EMR systems can be classified on the basis of functionalities and can be described as basic (e.g., note writing, demographic data) or comprehensive (e.g., with clinical decision support and operational in every clinical service). How health professionals and the public view the use of EMRs in treatment settings can have major consequences on the acceptability of and motivation for the use of new technology.6–8 An example is seen in a recent international study of nurses’ perception and adoption of EMRs in three public hospitals, in which high underutilization of EMR functionality was found.9

Cogent concerns about privacy, confidentiality, and the misuse of EMRs (e.g., copying and pasting in note writing) have been expressed in the psychiatric literature.10–13 Strong ethical concerns about the inappropriate use of EMRs by medical students and by experienced physicians have been expressed in the nonpsychiatric literature.14–16 However, a literature review concluded that, in general, physicians perceived benefits of the use of new technology.17 In a 2013 survey of primary care physicians on how reviewing psychiatric notes changed their practice and perception of patients with mental illness, 79% reported that they were more likely to monitor and treat potential side effects (e.g., metabolic side effects) of psychiatric medications if they were able to view the psychiatric notes. Also, 97% agreed that reviewing psychiatric notes saved time in encounters with challenging patients.18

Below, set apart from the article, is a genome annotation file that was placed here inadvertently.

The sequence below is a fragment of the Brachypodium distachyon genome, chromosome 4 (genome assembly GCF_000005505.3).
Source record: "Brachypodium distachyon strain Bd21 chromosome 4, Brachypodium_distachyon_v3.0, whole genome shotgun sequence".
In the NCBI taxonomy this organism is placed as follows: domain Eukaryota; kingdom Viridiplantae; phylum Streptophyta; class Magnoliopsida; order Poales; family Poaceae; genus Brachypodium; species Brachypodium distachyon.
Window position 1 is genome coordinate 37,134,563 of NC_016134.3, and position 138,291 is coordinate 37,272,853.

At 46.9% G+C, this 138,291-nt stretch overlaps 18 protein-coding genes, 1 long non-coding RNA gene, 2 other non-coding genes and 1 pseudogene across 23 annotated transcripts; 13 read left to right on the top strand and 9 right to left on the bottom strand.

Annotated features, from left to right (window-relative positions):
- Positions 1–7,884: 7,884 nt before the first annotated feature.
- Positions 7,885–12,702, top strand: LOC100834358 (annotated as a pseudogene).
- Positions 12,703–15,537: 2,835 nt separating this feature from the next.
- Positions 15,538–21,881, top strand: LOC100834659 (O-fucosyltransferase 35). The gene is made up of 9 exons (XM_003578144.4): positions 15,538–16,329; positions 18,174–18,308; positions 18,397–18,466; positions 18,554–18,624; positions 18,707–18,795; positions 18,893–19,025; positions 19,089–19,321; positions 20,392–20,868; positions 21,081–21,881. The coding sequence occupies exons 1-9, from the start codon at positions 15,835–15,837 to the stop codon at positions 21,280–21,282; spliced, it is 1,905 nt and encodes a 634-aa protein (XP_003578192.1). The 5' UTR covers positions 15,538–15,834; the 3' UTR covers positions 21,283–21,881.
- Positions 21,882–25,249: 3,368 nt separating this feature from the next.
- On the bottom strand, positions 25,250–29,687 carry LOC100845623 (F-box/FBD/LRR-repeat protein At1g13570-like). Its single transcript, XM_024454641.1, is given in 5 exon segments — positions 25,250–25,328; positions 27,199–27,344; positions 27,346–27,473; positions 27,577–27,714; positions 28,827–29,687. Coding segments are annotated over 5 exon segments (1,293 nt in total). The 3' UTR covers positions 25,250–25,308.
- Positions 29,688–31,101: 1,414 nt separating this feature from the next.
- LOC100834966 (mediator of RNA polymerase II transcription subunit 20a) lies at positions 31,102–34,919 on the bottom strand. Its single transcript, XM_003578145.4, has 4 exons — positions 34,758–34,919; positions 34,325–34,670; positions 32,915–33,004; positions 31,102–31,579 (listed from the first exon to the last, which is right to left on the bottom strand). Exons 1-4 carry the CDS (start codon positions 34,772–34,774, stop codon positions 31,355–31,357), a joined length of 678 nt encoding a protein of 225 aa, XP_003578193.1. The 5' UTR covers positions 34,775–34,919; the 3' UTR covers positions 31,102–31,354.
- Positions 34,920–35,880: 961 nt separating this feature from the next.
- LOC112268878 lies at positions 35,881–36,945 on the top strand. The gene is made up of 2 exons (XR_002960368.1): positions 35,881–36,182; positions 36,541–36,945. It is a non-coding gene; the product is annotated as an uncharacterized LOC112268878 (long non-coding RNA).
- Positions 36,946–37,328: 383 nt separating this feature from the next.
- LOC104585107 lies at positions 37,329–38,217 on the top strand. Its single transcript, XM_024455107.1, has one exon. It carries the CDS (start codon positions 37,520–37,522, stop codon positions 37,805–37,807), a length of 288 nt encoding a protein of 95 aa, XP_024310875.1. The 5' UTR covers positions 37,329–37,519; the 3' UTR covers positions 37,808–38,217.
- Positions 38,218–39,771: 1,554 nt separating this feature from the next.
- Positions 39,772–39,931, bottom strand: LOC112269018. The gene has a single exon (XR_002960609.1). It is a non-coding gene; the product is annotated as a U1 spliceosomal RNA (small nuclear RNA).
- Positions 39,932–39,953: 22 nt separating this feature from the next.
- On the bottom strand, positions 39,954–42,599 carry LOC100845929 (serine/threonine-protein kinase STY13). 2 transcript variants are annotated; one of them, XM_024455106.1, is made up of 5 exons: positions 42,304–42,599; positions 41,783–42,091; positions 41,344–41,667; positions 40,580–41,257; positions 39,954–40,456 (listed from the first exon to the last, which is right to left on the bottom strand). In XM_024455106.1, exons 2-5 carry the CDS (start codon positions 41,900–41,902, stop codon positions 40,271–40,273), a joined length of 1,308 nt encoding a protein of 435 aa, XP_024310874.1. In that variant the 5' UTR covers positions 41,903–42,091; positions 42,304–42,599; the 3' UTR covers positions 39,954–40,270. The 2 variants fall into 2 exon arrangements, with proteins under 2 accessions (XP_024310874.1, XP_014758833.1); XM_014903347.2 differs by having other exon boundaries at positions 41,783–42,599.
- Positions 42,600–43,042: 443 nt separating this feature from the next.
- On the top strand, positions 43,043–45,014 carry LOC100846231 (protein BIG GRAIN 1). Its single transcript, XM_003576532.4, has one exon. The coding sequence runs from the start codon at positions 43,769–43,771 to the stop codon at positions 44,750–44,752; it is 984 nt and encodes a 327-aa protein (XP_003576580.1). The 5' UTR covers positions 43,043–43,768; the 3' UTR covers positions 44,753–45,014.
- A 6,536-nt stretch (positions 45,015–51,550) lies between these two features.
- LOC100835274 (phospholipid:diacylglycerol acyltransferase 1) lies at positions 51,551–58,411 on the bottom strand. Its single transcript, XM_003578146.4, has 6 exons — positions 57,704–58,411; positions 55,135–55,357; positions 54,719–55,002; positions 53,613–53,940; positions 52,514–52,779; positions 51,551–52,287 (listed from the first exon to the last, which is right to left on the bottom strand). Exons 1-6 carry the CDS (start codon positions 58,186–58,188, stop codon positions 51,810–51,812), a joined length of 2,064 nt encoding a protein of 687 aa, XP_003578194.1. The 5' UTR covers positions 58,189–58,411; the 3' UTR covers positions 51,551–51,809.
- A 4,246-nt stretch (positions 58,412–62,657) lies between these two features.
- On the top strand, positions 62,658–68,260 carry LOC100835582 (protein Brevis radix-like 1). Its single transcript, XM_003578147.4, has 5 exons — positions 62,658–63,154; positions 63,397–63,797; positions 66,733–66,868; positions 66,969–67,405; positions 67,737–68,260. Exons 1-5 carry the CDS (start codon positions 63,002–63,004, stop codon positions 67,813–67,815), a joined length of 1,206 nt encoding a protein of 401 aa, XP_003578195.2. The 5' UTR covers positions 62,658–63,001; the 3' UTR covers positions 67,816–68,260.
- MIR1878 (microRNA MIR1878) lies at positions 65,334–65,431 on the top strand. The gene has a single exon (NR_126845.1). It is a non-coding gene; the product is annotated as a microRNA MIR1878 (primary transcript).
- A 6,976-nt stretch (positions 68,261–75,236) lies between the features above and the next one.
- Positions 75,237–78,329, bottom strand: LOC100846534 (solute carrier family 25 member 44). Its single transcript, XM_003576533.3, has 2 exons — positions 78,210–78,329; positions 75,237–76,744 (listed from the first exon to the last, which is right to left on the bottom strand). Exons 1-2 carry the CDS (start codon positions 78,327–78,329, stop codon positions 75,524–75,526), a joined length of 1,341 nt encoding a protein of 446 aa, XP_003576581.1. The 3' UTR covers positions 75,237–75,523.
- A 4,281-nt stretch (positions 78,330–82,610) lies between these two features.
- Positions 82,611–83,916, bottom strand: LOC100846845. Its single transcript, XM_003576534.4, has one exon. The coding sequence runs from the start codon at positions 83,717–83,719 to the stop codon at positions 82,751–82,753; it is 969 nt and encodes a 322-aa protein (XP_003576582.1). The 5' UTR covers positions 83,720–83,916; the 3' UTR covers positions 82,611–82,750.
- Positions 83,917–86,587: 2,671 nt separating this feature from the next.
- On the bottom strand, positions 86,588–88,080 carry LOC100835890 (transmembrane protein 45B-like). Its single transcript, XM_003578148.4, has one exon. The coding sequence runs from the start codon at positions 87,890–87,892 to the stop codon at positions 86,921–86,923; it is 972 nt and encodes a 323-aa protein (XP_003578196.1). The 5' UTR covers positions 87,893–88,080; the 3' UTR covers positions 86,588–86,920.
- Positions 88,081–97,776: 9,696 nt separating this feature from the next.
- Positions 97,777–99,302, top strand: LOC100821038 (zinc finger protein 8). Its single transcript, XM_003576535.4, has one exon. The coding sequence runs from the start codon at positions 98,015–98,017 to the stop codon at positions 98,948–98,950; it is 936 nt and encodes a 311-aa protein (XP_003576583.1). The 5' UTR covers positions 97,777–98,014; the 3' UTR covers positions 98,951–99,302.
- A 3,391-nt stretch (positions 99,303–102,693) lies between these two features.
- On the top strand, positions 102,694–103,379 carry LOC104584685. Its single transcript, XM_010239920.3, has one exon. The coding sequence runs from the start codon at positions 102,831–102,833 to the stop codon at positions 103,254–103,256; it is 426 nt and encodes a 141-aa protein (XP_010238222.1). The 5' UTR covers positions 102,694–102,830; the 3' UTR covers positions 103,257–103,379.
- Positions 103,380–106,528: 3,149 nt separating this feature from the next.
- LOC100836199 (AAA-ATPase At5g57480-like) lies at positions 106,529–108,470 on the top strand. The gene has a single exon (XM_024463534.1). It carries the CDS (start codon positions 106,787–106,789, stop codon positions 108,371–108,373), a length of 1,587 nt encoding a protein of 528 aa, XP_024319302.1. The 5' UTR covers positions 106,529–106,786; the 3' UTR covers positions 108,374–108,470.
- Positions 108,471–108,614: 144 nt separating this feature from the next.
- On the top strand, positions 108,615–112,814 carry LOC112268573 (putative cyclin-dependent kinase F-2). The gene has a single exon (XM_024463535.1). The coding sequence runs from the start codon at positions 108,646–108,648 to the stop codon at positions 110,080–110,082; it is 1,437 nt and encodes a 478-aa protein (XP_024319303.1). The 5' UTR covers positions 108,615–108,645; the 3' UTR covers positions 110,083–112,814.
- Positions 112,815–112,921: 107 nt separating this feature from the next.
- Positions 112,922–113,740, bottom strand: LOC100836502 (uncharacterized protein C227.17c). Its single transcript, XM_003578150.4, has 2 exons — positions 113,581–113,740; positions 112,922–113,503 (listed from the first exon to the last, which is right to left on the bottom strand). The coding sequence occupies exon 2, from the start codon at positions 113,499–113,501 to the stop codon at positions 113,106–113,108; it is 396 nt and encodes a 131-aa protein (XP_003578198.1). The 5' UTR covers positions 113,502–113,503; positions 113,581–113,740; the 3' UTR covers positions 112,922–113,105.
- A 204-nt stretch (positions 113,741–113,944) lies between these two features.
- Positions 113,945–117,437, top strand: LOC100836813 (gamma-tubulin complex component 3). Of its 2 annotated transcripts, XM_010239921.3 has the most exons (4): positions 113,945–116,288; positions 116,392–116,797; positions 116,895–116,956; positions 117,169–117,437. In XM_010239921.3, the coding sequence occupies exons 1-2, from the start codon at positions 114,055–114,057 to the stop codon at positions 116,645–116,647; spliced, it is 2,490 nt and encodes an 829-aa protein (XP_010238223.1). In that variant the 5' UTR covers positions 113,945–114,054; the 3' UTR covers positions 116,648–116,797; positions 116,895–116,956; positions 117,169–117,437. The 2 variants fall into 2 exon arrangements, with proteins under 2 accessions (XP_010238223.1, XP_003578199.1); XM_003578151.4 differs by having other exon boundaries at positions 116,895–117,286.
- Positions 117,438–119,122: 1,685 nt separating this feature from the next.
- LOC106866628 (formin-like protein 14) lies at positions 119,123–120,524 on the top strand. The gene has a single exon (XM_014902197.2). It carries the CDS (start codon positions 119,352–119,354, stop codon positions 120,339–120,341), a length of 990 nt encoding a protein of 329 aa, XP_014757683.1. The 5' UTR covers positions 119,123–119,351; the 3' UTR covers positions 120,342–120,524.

We encountered many of the barriers noted in the literature in our efforts to develop and implement e-charting in psychiatric outpatient services. To mitigate barriers and risks, we initiated meetings with medical center leadership in health information management, information technology (IT), and risk management. We also had meetings with attending supervisors, residents, and staff. Important areas such as fear of loss of confidentiality and anxiety over lack of computer skills were discussed in these meetings. We also reviewed state mental health laws, studied the mental health literature, and consulted with forensic experts and risk management experts. We then proceeded to develop a user-friendly e-charting program. Because no universal or standard psychiatric templates or quality improvement (QI) instruments were available, we designed the psychiatric electronic templates and modified our QI checklists that were already in use.